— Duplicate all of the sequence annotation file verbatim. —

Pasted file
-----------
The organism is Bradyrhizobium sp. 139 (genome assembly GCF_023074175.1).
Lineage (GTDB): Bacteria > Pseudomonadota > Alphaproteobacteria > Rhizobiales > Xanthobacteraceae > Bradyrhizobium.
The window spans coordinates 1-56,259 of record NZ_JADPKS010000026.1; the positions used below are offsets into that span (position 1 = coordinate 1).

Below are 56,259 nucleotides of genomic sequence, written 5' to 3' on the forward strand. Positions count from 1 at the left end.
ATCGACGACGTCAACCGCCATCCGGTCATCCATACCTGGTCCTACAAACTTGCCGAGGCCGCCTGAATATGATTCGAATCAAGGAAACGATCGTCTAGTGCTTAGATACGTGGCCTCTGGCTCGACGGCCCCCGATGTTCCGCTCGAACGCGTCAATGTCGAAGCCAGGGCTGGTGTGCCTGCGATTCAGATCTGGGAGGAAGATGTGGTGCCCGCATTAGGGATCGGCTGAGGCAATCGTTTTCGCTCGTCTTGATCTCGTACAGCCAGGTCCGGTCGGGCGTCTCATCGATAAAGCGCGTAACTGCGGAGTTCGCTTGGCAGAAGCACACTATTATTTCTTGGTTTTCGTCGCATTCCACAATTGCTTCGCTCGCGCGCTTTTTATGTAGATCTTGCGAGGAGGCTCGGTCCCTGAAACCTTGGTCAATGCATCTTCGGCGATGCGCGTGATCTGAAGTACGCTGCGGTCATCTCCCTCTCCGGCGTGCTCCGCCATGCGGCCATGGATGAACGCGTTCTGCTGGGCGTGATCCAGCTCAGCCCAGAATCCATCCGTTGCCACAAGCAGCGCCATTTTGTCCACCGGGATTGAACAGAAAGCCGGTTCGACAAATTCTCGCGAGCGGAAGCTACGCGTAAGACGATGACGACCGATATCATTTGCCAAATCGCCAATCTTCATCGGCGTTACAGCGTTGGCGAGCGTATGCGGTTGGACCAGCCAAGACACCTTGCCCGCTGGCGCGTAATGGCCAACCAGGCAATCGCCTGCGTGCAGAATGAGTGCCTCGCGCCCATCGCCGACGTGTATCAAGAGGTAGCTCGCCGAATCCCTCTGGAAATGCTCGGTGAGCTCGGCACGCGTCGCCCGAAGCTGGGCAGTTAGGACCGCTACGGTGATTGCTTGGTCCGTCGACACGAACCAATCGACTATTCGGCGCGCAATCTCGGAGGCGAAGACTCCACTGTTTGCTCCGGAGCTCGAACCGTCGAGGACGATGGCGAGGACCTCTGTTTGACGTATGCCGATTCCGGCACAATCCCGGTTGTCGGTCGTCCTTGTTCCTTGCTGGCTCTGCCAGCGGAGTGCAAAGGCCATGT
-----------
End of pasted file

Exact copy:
The organism is Bradyrhizobium sp. 139 (genome assembly GCF_023074175.1).
Lineage (GTDB): Bacteria > Pseudomonadota > Alphaproteobacteria > Rhizobiales > Xanthobacteraceae > Bradyrhizobium.
The window spans coordinates 1-56,259 of record NZ_JADPKS010000026.1; the positions used below are offsets into that span (position 1 = coordinate 1).

Below are 56,259 nucleotides of genomic sequence, written 5' to 3' on the forward strand. Positions count from 1 at the left end.
ATCGACGACGTCAACCGCCATCCGGTCATCCATACCTGGTCCTACAAACTTGCCGAGGCCGCCTGAATATGATTCGAATCAAGGAAACGATCGTCTAGTGCTTAGATACGTGGCCTCTGGCTCGACGGCCCCCGATGTTCCGCTCGAACGCGTCAATGTCGAAGCCAGGGCTGGTGTGCCTGCGATTCAGATCTGGGAGGAAGATGTGGTGCCCGCATTAGGGATCGGCTGAGGCAATCGTTTTCGCTCGTCTTGATCTCGTACAGCCAGGTCCGGTCGGGCGTCTCATCGATAAAGCGCGTAACTGCGGAGTTCGCTTGGCAGAAGCACACTATTATTTCTTGGTTTTCGTCGCATTCCACAATTGCTTCGCTCGCGCGCTTTTTATGTAGATCTTGCGAGGAGGCTCGGTCCCTGAAACCTTGGTCAATGCATCTTCGGCGATGCGCGTGATCTGAAGTACGCTGCGGTCATCTCCCTCTCCGGCGTGCTCCGCCATGCGGCCATGGATGAACGCGTTCTGCTGGGCGTGATCCAGCTCAGCCCAGAATCCATCCGTTGCCACAAGCAGCGCCATTTTGTCCACCGGGATTGAACAGAAAGCCGGTTCGACAAATTCTCGCGAGCGGAAGCTACGCGTAAGACGATGACGACCGATATCATTTGCCAAATCGCCAATCTTCATCGGCGTTACAGCGTTGGCGAGCGTATGCGGTTGGACCAGCCAAGACACCTTGCCCGCTGGCGCGTAATGGCCAACCAGGCAATCGCCTGCGTGCAGAATGAGTGCCTCGCGCCCATCGCCGACGTGTATCAAGAGGTAGCTCGCCGAATCCCTCTGGAAATGCTCGGTGAGCTCGGCACGCGTCGCCCGAAGCTGGGCAGTTAGGACCGCTACGGTGATTGCTTGGTCCGTCGACACGAACCAATCGACTATTCGGCGCGCAATCTCGGAGGCGAAGACTCCACTGTTTGCTCCGGAGCTCGAACCGTCGAGGACGATGGCGAGGACCTCTGTTTGACGTATGCCGATTCCGGCACAATCCCGGTTGTCGGTCGTCCTTGTTCCTTGCTGGCTCTGCCAGCGGAGTGCAAAGGCCATGT